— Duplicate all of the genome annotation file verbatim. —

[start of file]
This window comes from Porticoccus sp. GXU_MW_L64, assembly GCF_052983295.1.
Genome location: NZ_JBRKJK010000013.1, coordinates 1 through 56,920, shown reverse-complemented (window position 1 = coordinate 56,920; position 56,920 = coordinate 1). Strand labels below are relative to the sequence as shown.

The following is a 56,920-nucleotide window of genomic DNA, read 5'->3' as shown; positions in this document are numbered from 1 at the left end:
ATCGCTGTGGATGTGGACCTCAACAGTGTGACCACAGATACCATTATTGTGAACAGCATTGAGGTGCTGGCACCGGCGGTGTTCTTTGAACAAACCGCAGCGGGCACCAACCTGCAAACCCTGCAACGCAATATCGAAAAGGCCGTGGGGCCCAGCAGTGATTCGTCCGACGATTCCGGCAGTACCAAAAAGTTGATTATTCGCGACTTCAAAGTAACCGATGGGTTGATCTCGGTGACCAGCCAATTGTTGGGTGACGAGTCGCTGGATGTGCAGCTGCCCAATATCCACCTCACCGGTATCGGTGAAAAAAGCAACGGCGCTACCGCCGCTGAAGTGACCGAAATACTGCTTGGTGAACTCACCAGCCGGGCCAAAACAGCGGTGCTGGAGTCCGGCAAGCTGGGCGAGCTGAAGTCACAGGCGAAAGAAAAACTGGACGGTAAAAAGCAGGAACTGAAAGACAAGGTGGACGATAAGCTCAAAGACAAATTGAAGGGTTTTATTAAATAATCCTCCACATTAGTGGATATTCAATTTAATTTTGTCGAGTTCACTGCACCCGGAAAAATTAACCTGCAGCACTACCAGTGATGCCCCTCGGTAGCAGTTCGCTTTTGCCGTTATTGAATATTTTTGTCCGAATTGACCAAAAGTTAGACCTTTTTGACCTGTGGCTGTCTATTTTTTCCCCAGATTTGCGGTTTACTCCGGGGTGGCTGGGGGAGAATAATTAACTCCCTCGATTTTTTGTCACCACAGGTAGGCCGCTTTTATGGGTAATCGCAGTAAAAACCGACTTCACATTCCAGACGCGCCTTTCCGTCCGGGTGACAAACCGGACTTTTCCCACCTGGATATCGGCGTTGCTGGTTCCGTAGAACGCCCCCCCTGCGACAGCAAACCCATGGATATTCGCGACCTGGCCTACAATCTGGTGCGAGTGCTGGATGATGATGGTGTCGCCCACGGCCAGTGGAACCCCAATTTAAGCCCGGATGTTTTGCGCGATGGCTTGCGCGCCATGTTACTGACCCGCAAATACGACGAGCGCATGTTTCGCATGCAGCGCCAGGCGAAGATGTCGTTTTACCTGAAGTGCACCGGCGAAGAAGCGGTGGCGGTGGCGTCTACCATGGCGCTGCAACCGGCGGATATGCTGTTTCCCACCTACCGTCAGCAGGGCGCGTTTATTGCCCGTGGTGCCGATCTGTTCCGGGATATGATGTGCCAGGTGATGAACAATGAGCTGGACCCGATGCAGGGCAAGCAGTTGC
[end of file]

This window comes from Porticoccus sp. GXU_MW_L64, assembly GCF_052983295.1.
Genome location: NZ_JBRKJK010000013.1, coordinates 1 through 56,920, shown reverse-complemented (window position 1 = coordinate 56,920; position 56,920 = coordinate 1). Strand labels below are relative to the sequence as shown.

The following is a 56,920-nucleotide window of genomic DNA, read 5'->3' as shown; positions in this document are numbered from 1 at the left end:
ATCGCTGTGGATGTGGACCTCAACAGTGTGACCACAGATACCATTATTGTGAACAGCATTGAGGTGCTGGCACCGGCGGTGTTCTTTGAACAAACCGCAGCGGGCACCAACCTGCAAACCCTGCAACGCAATATCGAAAAGGCCGTGGGGCCCAGCAGTGATTCGTCCGACGATTCCGGCAGTACCAAAAAGTTGATTATTCGCGACTTCAAAGTAACCGATGGGTTGATCTCGGTGACCAGCCAATTGTTGGGTGACGAGTCGCTGGATGTGCAGCTGCCCAATATCCACCTCACCGGTATCGGTGAAAAAAGCAACGGCGCTACCGCCGCTGAAGTGACCGAAATACTGCTTGGTGAACTCACCAGCCGGGCCAAAACAGCGGTGCTGGAGTCCGGCAAGCTGGGCGAGCTGAAGTCACAGGCGAAAGAAAAACTGGACGGTAAAAAGCAGGAACTGAAAGACAAGGTGGACGATAAGCTCAAAGACAAATTGAAGGGTTTTATTAAATAATCCTCCACATTAGTGGATATTCAATTTAATTTTGTCGAGTTCACTGCACCCGGAAAAATTAACCTGCAGCACTACCAGTGATGCCCCTCGGTAGCAGTTCGCTTTTGCCGTTATTGAATATTTTTGTCCGAATTGACCAAAAGTTAGACCTTTTTGACCTGTGGCTGTCTATTTTTTCCCCAGATTTGCGGTTTACTCCGGGGTGGCTGGGGGAGAATAATTAACTCCCTCGATTTTTTGTCACCACAGGTAGGCCGCTTTTATGGGTAATCGCAGTAAAAACCGACTTCACATTCCAGACGCGCCTTTCCGTCCGGGTGACAAACCGGACTTTTCCCACCTGGATATCGGCGTTGCTGGTTCCGTAGAACGCCCCCCCTGCGACAGCAAACCCATGGATATTCGCGACCTGGCCTACAATCTGGTGCGAGTGCTGGATGATGATGGTGTCGCCCACGGCCAGTGGAACCCCAATTTAAGCCCGGATGTTTTGCGCGATGGCTTGCGCGCCATGTTACTGACCCGCAAATACGACGAGCGCATGTTTCGCATGCAGCGCCAGGCGAAGATGTCGTTTTACCTGAAGTGCACCGGCGAAGAAGCGGTGGCGGTGGCGTCTACCATGGCGCTGCAACCGGCGGATATGCTGTTTCCCACCTACCGTCAGCAGGGCGCGTTTATTGCCCGTGGTGCCGATCTGTTCCGGGATATGATGTGCCAGGTGATGAACAATGAGCTGGACCCGATGCAGGGCAAGCAGTTGC